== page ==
when donuts call your name

“You can’t buy happiness but you can buy donuts. And that’s kind of the same thing.” ~ Anonymous

They’re calling me again. I donut know why I can’t resist them.

Ring, filled, glazed, powdered, frosted with sprinkles — they’ve perfected their siren song. At least I’m not alone in this. 🙂

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“Five Dunkin’ Donuts in a Box” by Beverly Shipko

 

THE YEAR I LIVED ACROSS THE STREET FROM A 24-HOUR DUNKIN’ DONUTS
by Edwin Romond

Each day of each month
like Odysseus with his sirens
I’d hear pastries calling, “Come over! Come over!”
and I’d picture glazed and blueberry
doughnuts, almond croissants and cinnamon
coffee rolls, apple fritters and chocolate
scones, and I feared an international crisis
if I ever said no to a Bavarian cream.
Sometimes at night with the moon white
as a powdered sugar munchkin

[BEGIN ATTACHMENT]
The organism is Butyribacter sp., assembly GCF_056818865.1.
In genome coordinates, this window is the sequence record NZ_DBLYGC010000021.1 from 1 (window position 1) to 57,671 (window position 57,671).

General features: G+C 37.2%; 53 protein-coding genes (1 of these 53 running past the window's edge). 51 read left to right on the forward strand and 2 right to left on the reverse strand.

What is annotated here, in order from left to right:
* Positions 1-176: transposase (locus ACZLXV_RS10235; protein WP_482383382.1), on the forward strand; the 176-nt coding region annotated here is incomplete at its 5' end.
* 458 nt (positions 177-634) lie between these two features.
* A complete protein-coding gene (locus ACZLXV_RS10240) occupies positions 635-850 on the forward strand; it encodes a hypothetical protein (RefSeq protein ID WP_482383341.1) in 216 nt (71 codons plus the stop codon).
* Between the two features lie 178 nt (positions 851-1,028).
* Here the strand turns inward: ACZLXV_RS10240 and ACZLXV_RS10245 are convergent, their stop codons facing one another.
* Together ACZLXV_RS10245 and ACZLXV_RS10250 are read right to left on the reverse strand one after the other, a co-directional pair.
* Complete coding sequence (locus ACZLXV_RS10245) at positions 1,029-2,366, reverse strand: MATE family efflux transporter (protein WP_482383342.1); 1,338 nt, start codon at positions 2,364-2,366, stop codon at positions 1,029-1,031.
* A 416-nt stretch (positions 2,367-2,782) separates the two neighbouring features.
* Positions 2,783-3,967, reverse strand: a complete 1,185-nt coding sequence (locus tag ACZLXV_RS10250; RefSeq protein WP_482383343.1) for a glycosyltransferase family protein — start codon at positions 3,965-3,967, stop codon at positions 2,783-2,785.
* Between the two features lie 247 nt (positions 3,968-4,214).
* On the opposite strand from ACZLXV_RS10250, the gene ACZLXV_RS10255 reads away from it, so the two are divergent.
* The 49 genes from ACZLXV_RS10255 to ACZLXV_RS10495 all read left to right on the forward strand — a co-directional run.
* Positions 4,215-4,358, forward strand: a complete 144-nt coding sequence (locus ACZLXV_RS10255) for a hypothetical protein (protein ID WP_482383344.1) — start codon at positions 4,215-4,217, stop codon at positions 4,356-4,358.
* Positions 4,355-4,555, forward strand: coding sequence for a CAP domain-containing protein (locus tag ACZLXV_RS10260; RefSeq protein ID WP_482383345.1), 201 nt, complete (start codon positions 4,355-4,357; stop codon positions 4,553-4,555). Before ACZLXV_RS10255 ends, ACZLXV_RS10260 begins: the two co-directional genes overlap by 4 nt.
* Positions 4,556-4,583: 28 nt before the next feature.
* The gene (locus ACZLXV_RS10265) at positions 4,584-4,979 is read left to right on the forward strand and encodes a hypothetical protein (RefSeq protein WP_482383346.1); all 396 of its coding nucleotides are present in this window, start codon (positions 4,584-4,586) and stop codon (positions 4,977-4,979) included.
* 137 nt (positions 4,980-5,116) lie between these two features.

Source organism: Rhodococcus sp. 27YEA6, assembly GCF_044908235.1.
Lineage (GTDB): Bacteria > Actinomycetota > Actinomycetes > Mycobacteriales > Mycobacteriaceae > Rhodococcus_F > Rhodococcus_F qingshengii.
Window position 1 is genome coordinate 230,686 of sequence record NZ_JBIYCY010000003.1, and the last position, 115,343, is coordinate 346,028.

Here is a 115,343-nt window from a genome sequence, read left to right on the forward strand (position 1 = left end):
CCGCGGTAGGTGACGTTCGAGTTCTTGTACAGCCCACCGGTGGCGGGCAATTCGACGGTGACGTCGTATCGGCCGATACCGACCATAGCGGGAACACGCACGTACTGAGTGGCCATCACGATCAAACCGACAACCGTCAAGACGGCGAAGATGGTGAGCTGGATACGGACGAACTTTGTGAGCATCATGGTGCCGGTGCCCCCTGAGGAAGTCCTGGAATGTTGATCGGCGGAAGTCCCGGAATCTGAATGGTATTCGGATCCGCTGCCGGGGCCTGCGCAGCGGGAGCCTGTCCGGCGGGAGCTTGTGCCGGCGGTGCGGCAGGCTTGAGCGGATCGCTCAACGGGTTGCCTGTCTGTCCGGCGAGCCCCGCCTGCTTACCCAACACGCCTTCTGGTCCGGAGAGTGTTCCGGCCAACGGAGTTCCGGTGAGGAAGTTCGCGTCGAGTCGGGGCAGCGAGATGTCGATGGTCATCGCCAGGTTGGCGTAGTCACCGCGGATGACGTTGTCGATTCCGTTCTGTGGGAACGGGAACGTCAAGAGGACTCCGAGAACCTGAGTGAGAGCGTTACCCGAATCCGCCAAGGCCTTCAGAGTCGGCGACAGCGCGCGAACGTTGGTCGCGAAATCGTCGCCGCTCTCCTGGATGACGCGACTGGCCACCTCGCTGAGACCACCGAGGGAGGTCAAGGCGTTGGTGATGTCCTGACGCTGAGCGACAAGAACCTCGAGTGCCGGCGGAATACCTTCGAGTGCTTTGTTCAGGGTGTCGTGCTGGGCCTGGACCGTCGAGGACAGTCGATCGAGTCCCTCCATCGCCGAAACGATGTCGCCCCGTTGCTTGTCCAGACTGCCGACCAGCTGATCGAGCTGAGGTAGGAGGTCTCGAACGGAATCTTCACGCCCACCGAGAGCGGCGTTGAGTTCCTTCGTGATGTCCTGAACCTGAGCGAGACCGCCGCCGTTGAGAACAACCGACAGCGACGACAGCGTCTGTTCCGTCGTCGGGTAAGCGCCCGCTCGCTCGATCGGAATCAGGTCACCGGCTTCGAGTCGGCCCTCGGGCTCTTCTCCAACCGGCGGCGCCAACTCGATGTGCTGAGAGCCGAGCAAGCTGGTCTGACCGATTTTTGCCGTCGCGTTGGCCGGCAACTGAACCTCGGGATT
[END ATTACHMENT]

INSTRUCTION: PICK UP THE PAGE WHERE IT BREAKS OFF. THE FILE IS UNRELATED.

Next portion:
I’d wake and worry there was one
lonely toasted coconut doughnut left
in a tray all by himself and charity
would demand I get dressed, cross the street
and eat him. Oh, that year of Christmas
tree cookies, Old Glory sprinkles
on 4th of July muffins, and the faith
inspiring Ash Wednesday hot cross buns
that made me thank God for counter girls
who saved my seat by the window, bakers
who took midnight requests, and for Macy’s
who sold expandable stretch waist jeans.

~ This poem first appeared in The Stillwater Review

First Dunkin’ Donuts shop opened in Quincy, Massachusetts (1950)

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Since Dunkin’ Donuts originated in New England, it’s fitting that I had my first official DD there — in Bedford, New Hampshire, to be exact.

We were newly married and visiting Len’s family. I remember my father-in-law raving about DD’s coffee and chicken noodle soup. He never mentioned the donuts, though. It seems going out for DD coffee on a Saturday morning was THE thing to do.